"At least one" problem with "some" formal reasoning paradigms


Journal Article


Schmidt, J.R., Thompson, V.A.




"At least one" problem with "some" formal reasoning paradigms

Journal / book / conference

Memory & Cognition


In formal reasoning, the quantifier "some" means "at least one and possibly all." In contrast, reasoners often pragmatically interpret "some" to mean "some, but not all" on both immediate-inference and Euler circle tasks. It is still unclear whether pragmatic interpretations can explain the high rates of errors normally observed on syllogistic reasoning tasks. To address this issue, we presented participants (reasoners) in the present experiments either standard quantifiers or clarified quantifiers designed to precisely articulate the quantifiers' logical interpretations. In Experiment 1, reasoners made significantly more logical responses and significantly fewer pragmatic responses on an immediate-inference task when presented with logically clarified as opposed to standard quantifiers. In Experiment 2, this finding was extended to a variant of the immediate-inference task in which reasoners were asked to deduce what followed from premises they were to assume to be false. In Experiment 3, we used a syllogistic reasoning task and observed that logically clarified premises reduced pragmatic and increased logical responses relative to standard ones, providing strong evidence that pragmatic responses can explain some aspects of the errors made in the syllogistic reasoning task. These findings suggest that standard quantifiers should be replaced with logically clarified quantifiers in teaching and in future research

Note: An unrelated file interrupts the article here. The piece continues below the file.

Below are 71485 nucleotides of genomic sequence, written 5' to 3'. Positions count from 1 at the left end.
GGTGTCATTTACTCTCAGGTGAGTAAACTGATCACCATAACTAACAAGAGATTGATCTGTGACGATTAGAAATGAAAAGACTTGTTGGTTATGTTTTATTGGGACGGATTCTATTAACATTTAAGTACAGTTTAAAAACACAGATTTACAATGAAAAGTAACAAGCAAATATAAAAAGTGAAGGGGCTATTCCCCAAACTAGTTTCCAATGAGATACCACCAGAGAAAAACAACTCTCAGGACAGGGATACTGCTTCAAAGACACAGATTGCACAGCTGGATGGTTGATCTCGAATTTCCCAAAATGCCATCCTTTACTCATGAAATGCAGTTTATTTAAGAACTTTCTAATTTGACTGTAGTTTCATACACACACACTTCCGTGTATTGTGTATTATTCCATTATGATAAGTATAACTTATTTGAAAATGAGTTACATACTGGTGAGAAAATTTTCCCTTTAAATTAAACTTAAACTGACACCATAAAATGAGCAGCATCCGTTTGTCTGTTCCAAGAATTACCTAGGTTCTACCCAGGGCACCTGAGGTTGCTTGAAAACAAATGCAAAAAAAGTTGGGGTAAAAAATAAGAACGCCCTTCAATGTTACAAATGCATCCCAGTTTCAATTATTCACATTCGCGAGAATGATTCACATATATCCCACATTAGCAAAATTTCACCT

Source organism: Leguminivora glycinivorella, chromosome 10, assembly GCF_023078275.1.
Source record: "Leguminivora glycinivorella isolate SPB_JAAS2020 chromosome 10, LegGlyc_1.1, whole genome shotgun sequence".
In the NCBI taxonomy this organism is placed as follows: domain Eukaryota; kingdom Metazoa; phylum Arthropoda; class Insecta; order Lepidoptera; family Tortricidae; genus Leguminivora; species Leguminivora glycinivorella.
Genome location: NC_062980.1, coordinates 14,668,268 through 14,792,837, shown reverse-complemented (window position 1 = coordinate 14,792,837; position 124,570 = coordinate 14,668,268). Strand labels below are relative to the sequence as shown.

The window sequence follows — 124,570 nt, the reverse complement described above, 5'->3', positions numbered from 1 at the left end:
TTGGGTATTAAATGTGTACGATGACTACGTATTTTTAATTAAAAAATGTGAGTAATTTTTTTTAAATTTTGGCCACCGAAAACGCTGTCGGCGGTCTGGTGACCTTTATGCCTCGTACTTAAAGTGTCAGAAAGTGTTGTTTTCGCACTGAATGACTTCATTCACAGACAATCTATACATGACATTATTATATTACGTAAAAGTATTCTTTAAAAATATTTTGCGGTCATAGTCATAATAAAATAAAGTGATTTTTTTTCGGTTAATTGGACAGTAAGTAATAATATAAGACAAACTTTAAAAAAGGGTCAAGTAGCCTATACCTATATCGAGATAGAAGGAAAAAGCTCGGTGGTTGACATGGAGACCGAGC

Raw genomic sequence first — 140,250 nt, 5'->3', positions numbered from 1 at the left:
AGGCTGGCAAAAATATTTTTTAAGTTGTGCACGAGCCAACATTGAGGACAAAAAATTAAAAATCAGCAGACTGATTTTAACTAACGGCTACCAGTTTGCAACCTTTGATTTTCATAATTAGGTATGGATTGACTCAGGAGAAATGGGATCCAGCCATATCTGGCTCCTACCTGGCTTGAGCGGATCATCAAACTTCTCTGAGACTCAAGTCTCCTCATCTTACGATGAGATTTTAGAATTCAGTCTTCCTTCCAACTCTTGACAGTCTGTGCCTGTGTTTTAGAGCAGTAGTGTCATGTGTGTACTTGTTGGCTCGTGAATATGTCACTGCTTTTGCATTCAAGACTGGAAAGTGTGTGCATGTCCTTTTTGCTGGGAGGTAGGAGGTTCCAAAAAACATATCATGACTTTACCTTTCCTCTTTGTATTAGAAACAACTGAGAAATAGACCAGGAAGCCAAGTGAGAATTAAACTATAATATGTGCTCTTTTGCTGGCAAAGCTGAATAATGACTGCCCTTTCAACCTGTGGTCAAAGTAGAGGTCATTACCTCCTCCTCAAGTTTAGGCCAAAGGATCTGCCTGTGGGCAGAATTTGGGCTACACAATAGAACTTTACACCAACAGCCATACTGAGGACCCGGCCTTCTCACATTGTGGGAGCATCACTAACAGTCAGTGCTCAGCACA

working-memory belief bias individual-differences perspective quantifiers strategies syllogisms frequency deduction necessity

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